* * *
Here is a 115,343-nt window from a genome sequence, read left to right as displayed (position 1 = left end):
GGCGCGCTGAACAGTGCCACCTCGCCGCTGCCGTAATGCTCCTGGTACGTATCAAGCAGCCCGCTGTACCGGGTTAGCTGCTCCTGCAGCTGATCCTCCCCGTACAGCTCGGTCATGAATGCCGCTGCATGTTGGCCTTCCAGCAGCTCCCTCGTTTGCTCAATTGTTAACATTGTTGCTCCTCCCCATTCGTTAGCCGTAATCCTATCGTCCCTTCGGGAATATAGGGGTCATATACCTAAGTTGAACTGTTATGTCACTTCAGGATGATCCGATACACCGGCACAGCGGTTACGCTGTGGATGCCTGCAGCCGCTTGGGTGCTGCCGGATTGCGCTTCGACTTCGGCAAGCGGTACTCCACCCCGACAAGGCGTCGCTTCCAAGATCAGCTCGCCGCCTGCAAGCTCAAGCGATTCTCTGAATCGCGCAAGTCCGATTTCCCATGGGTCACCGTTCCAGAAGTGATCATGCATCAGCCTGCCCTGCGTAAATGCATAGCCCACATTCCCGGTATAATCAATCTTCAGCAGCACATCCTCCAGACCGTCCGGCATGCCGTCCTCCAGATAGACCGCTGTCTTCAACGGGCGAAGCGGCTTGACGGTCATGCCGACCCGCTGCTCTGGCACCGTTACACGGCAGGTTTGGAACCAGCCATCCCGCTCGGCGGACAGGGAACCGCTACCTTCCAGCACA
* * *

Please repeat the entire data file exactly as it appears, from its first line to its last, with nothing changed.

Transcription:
Here is a 115,343-nt window from a genome sequence, read left to right as displayed (position 1 = left end):
GGCGCGCTGAACAGTGCCACCTCGCCGCTGCCGTAATGCTCCTGGTACGTATCAAGCAGCCCGCTGTACCGGGTTAGCTGCTCCTGCAGCTGATCCTCCCCGTACAGCTCGGTCATGAATGCCGCTGCATGTTGGCCTTCCAGCAGCTCCCTCGTTTGCTCAATTGTTAACATTGTTGCTCCTCCCCATTCGTTAGCCGTAATCCTATCGTCCCTTCGGGAATATAGGGGTCATATACCTAAGTTGAACTGTTATGTCACTTCAGGATGATCCGATACACCGGCACAGCGGTTACGCTGTGGATGCCTGCAGCCGCTTGGGTGCTGCCGGATTGCGCTTCGACTTCGGCAAGCGGTACTCCACCCCGACAAGGCGTCGCTTCCAAGATCAGCTCGCCGCCTGCAAGCTCAAGCGATTCTCTGAATCGCGCAAGTCCGATTTCCCATGGGTCACCGTTCCAGAAGTGATCATGCATCAGCCTGCCCTGCGTAAATGCATAGCCCACATTCCCGGTATAATCAATCTTCAGCAGCACATCCTCCAGACCGTCCGGCATGCCGTCCTCCAGATAGACCGCTGTCTTCAACGGGCGAAGCGGCTTGACGGTCATGCCGACCCGCTGCTCTGGCACCGTTACACGGCAGGTTTGGAACCAGCCATCCCGCTCGGCGGACAGGGAACCGCTACCTTCCAGCACA